Ann Bessemans is a graphic designer and typographer. For her doctorate, she developed the Matilda font, adapted to the needs of visually-impaired children. Matilda is a font which helps visually-impaired children who are just starting to read.
Whereas most modern serif fonts have dashes at regular intervals from each other, it’s easier for visually-impaired children to learn to read if the rhythm of the letters is disrupted. Ann Bessemans draws on pre-modern fonts, and bases her theory on scientific research. The font will be completed soon, since there are already two publishers who have expressed an interest in publishing.
“Visual impairment is a special problem. When someone becomes visually impaired due to old age, they already know how to read. So letter designs for that target group focus mainly on comfort of reading. A child that is born with a visual impairment, who still has to learn how to read, has completely different needs. I developed Matilda during, and after, scientific and subjective legibility research. Obviously, Matilda is not the ultimate solution for the reading problem, but it offers help, as do glasses, a magnifying glass or better lighting.”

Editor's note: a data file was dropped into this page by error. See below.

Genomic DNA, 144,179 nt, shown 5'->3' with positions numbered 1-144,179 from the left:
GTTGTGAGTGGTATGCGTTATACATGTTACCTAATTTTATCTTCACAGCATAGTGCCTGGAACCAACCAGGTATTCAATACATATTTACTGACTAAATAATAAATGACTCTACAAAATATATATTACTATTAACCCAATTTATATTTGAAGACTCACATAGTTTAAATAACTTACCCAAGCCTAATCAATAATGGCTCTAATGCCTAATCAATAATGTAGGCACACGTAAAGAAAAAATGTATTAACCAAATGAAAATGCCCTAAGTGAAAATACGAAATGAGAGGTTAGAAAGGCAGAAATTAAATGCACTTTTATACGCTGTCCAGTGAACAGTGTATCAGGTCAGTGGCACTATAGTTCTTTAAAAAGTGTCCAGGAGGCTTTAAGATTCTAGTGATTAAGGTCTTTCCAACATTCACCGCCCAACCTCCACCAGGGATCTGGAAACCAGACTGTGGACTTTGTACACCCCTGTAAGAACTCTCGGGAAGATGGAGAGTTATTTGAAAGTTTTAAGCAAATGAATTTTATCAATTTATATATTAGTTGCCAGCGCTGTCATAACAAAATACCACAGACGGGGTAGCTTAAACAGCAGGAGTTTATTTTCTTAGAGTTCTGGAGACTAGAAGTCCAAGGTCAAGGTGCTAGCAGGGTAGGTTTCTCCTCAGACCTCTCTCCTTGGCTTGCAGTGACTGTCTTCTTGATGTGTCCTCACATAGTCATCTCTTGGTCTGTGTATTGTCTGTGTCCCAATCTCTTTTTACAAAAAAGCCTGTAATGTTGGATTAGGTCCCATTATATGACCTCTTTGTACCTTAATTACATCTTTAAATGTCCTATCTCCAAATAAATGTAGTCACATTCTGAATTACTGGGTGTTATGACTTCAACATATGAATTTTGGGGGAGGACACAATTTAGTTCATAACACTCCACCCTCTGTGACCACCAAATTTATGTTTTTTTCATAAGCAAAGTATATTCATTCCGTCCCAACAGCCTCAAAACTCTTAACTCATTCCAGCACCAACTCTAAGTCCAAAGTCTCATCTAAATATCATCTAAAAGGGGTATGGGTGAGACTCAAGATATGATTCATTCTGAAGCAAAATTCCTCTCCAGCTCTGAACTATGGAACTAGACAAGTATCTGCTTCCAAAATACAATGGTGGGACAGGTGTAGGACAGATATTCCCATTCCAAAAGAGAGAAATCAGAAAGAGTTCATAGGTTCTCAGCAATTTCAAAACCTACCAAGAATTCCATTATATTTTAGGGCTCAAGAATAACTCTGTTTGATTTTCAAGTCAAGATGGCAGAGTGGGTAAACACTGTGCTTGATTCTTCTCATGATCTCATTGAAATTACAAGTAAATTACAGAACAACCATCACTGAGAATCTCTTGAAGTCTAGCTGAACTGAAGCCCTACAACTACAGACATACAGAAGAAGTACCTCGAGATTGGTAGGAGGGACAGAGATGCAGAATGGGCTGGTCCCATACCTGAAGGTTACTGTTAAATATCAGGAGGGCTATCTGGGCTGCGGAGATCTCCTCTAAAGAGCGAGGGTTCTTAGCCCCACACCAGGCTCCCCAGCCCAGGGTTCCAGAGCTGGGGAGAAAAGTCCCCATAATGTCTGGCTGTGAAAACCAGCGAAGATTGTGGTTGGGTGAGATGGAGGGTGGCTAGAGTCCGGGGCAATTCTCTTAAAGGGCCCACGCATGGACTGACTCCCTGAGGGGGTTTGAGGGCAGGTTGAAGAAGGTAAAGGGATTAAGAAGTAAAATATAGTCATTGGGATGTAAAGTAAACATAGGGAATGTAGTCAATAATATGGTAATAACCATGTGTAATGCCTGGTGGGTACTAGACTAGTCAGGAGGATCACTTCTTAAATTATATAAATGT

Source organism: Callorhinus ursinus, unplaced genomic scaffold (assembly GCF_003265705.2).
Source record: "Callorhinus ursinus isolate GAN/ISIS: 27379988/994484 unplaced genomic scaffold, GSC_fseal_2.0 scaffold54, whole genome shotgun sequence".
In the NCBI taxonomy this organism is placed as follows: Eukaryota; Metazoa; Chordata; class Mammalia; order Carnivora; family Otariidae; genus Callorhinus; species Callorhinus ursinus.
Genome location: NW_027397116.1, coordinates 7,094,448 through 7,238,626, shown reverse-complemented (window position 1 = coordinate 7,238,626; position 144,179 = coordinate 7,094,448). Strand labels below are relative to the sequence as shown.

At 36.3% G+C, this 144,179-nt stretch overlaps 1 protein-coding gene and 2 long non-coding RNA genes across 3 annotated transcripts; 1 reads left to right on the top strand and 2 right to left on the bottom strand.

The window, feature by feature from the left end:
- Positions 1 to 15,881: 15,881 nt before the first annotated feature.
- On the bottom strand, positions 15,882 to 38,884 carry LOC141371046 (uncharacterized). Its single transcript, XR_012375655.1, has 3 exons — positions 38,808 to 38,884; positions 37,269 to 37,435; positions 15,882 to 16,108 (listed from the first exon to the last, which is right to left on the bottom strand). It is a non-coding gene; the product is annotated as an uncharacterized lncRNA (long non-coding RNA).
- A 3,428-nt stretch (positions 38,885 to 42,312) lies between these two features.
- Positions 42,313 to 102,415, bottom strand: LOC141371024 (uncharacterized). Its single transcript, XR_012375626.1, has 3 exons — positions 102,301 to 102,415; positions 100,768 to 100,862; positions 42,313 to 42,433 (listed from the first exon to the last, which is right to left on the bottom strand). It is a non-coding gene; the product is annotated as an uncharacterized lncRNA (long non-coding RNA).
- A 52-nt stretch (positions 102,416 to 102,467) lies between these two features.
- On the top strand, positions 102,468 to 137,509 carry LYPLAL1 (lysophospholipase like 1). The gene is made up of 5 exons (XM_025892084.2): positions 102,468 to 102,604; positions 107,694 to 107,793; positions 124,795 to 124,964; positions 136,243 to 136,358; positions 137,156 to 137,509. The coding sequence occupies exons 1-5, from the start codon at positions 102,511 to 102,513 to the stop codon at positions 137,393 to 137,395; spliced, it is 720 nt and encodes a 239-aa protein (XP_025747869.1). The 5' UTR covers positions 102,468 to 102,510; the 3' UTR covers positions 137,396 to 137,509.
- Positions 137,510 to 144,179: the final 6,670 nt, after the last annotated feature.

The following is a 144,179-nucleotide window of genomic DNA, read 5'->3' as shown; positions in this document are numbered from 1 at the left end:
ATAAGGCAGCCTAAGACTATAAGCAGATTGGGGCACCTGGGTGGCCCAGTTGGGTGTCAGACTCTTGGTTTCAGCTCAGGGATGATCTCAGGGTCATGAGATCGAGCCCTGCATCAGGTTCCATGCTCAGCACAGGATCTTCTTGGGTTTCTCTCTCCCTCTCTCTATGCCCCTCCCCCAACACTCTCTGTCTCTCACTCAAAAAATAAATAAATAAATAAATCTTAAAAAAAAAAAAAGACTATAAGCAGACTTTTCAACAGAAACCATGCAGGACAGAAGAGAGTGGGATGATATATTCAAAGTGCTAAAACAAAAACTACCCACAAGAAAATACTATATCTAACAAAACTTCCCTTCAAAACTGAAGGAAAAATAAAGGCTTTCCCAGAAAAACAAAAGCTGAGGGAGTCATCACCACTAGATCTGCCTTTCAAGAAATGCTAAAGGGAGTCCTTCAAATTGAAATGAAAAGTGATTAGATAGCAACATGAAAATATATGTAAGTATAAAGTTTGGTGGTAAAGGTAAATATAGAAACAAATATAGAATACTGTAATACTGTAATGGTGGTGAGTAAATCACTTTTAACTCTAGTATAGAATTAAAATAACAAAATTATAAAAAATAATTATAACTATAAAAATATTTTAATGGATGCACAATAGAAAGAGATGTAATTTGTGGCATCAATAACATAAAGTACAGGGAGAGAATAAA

“I describe myself as a designing researcher, in the sense that I combine the artistic reflective with the scientific analytical. I try to let myself be inspired by the science, and get inspiration for my designs from that. There aren’t many of us yet. I see it as a development which will make the design world a little bigger. I hope that in the future, more people will work like this, not as a kind of competition but rather as a sounding board.”